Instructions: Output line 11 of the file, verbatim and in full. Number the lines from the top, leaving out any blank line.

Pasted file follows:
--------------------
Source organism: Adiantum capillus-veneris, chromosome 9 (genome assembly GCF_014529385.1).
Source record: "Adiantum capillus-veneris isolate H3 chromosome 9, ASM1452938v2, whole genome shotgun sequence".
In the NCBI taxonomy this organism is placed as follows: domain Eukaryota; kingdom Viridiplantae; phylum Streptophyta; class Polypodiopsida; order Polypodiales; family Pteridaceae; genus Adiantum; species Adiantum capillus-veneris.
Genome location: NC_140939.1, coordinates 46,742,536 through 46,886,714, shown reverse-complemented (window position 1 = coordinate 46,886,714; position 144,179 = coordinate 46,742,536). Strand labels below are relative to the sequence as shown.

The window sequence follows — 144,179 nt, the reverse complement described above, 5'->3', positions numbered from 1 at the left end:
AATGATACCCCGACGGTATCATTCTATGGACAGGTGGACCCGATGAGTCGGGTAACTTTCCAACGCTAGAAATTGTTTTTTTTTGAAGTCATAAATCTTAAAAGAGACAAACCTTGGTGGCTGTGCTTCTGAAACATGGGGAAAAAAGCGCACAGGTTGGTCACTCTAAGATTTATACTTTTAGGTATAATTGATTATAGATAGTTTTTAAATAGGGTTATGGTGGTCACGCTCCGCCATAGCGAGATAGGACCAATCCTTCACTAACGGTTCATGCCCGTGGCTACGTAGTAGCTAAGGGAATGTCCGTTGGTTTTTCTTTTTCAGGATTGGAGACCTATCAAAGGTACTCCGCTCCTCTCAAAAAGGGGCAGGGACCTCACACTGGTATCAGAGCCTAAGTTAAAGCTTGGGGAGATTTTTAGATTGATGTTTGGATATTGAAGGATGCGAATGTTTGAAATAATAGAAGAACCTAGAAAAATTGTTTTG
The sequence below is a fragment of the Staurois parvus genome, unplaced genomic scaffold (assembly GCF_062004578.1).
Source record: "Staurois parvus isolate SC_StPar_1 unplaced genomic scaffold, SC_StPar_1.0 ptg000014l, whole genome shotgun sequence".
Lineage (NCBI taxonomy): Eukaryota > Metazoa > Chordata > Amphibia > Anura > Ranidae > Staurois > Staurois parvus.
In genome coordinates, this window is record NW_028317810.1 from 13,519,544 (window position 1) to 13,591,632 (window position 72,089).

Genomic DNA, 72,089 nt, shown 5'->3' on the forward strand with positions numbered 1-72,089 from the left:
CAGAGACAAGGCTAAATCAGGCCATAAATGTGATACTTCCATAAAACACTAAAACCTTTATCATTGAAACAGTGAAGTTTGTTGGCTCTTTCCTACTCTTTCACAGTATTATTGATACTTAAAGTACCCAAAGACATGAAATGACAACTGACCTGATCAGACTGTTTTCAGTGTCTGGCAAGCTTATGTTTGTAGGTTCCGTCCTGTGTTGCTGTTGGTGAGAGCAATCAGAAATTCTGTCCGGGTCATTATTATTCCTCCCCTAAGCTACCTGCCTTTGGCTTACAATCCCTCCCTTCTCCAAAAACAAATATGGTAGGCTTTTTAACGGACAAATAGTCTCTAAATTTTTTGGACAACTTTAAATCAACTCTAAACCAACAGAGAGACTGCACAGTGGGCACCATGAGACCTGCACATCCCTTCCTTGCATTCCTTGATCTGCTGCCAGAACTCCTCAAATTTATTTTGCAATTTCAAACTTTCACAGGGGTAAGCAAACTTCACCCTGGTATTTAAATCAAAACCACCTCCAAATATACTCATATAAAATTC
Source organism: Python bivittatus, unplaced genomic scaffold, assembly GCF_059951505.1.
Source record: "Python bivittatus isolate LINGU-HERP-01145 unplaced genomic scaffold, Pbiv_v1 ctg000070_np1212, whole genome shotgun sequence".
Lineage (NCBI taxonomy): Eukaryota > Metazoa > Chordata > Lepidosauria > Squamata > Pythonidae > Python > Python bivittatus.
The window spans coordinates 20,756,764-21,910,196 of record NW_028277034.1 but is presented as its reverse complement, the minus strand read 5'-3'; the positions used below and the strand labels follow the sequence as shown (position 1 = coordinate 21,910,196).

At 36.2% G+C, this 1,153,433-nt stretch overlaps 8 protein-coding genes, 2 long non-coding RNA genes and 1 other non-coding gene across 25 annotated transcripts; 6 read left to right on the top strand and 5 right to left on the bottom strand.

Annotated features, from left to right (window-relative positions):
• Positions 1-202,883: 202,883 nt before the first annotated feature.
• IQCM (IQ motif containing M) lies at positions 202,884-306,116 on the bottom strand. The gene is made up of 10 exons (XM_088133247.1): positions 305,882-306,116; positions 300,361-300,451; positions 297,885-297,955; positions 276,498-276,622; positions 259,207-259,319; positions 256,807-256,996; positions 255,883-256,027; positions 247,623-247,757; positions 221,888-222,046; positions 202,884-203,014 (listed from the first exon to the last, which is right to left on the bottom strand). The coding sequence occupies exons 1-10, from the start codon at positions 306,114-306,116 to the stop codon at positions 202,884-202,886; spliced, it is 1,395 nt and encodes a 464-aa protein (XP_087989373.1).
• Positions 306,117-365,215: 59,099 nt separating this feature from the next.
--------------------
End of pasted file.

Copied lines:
Genomic DNA, 72,089 nt, shown 5'->3' on the forward strand with positions numbered 1-72,089 from the left: